If you were hoping the Kaveri APU's Steamroller CPU cores would make their way into AMD's FX processor lineup, I have some bad news. The company's latest roadmap (PDF) shows Piledriver-based FX processors persisting through 2014. The FX family could be updated after that, but it looks like no major changes are planned for next year.
On the desktop, AMD will focus its efforts on A-series Kaveri APUs and lower-end chips based on Kabini and Beema. The high-end FX line will apparently have to subsist on existing 32-nm silicon, which seems to have hit a wall. The latest FX chips peak at 5GHz, but they're basically overclocked, and they have monstrous 220W power envelopes.
AMD's plans for Steamroller are limited on the server front, as well. Although the updated Steamroller cores will be available in a quad-core APU dubbed Berlin, that chip looks largely identical to Kaveri.
Despite recently securing $500 million in credit, AMD probably doesn't have the resources to be competitive on all fronts. Diverting attention from the "performance" segment of the desktop market should allow the company to put additional emphasis on mobile chips and APUs with integrated Radeon graphics. Doing so risks alienating the hard-core PC enthusiasts who have been its most loyal supporters, though.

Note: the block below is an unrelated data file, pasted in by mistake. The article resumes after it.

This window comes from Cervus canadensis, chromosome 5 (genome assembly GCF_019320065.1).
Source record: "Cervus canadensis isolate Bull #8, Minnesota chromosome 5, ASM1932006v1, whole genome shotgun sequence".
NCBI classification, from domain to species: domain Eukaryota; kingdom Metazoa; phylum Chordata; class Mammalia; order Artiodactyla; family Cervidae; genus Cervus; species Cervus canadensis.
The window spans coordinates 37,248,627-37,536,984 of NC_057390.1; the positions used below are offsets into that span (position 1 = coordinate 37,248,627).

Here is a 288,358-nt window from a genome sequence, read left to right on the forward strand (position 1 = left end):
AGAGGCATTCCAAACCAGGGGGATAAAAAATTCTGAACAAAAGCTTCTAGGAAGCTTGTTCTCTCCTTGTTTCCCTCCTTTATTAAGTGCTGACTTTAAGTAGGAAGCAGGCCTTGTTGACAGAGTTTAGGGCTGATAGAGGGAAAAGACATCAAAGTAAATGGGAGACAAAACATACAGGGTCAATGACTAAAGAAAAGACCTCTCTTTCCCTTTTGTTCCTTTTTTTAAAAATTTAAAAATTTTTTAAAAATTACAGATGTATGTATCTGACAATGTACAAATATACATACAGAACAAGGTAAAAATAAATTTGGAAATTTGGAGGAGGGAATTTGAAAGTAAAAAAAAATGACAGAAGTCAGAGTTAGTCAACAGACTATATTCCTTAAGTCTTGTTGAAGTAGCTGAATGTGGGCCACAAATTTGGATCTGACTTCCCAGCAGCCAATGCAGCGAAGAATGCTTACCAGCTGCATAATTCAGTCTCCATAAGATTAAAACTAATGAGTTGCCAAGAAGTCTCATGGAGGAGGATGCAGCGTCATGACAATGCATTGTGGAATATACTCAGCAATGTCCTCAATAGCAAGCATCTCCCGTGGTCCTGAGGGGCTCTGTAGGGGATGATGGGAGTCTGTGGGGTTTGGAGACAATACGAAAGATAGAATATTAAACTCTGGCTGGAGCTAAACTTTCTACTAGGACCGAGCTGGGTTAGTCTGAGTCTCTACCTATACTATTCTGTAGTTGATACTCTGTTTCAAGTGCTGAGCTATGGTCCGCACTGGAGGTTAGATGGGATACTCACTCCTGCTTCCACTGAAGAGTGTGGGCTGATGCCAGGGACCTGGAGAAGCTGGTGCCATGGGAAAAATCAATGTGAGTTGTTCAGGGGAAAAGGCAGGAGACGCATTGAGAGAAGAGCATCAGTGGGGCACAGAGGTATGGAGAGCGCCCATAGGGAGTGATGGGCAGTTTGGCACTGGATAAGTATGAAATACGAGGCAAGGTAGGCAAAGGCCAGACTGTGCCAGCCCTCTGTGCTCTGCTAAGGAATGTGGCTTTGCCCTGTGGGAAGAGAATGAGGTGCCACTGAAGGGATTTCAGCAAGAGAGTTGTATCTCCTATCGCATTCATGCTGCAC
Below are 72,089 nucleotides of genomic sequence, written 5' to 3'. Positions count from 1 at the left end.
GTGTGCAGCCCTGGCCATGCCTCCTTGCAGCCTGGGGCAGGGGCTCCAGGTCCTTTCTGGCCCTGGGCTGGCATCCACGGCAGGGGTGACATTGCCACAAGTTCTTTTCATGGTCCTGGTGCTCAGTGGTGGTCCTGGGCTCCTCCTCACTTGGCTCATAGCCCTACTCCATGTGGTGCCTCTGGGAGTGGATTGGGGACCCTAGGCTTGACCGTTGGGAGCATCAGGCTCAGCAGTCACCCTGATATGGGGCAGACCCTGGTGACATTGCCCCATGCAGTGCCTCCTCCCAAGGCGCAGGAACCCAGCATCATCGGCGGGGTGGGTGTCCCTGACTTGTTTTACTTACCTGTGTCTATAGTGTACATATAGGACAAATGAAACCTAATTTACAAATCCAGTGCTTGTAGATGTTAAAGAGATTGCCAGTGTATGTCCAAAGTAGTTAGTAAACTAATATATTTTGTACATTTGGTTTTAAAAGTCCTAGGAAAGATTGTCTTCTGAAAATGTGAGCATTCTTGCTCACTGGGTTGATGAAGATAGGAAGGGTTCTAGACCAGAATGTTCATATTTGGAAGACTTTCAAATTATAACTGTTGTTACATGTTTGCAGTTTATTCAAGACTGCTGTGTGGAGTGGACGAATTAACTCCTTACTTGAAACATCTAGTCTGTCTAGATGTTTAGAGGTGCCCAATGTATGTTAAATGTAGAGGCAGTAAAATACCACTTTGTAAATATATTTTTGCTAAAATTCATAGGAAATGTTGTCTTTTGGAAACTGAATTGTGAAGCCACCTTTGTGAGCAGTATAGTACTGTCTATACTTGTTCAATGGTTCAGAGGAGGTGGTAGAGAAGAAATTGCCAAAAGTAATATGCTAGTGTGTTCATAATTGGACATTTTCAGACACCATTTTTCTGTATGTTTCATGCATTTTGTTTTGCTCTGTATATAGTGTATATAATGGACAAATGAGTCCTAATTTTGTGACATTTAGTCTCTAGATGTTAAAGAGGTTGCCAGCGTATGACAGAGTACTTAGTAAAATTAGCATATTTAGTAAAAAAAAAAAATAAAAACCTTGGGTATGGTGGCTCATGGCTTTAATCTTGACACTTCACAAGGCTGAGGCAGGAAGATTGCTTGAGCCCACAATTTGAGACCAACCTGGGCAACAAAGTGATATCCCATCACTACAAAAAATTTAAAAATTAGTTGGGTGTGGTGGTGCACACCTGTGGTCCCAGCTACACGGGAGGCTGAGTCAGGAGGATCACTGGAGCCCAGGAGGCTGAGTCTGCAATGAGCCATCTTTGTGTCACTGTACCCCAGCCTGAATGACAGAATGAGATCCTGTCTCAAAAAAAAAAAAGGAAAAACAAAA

|Asus Tinker Board gives the Raspberry Pi 3 a run for its money||41|
|Mushkin enters the keyboard market with the Carbon KB-001||31|
|Report: PC gaming hardware market expands to an all-time high||40|
|Asus ROG Maximus IX Formula chills with an EKWB waterblock||4|
|Deals of the week: high-powered graphics cards, monitors, and more||13|
|Eurocom Tornado F5 SE mobile server can eat desktops for lunch||15|
|Microsoft releases Pix DX12 tuning and debugging tool for Windows||22|
|Cryorig's QF140 fans offer a choice of silence or performance||17|
|SteelSeries' Apex M500 keyboard reviewed||14|